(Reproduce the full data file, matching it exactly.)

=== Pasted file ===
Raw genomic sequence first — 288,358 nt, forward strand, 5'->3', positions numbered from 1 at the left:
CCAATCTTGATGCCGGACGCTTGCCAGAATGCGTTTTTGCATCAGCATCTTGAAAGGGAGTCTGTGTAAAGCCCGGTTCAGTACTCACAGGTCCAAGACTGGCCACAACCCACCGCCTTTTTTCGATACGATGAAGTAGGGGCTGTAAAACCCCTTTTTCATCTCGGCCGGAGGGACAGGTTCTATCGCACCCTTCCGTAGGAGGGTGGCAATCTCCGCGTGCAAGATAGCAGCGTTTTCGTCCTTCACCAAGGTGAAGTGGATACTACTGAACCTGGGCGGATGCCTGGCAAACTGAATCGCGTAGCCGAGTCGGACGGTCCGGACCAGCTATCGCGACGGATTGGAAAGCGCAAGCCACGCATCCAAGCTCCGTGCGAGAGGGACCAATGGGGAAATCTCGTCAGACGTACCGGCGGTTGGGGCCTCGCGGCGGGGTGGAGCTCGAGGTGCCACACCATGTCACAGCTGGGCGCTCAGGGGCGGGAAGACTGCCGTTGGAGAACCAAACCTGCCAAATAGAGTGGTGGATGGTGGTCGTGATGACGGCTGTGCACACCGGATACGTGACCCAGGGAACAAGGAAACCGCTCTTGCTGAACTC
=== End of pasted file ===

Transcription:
Raw genomic sequence first — 288,358 nt, forward strand, 5'->3', positions numbered from 1 at the left:
CCAATCTTGATGCCGGACGCTTGCCAGAATGCGTTTTTGCATCAGCATCTTGAAAGGGAGTCTGTGTAAAGCCCGGTTCAGTACTCACAGGTCCAAGACTGGCCACAACCCACCGCCTTTTTTCGATACGATGAAGTAGGGGCTGTAAAACCCCTTTTTCATCTCGGCCGGAGGGACAGGTTCTATCGCACCCTTCCGTAGGAGGGTGGCAATCTCCGCGTGCAAGATAGCAGCGTTTTCGTCCTTCACCAAGGTGAAGTGGATACTACTGAACCTGGGCGGATGCCTGGCAAACTGAATCGCGTAGCCGAGTCGGACGGTCCGGACCAGCTATCGCGACGGATTGGAAAGCGCAAGCCACGCATCCAAGCTCCGTGCGAGAGGGACCAATGGGGAAATCTCGTCAGACGTACCGGCGGTTGGGGCCTCGCGGCGGGGTGGAGCTCGAGGTGCCACACCATGTCACAGCTGGGCGCTCAGGGGCGGGAAGACTGCCGTTGGAGAACCAAACCTGCCAAATAGAGTGGTGGATGGTGGTCGTGATGACGGCTGTGCACACCGGATACGTGACCCAGGGAACAAGGAAACCGCTCTTGCTGAACTC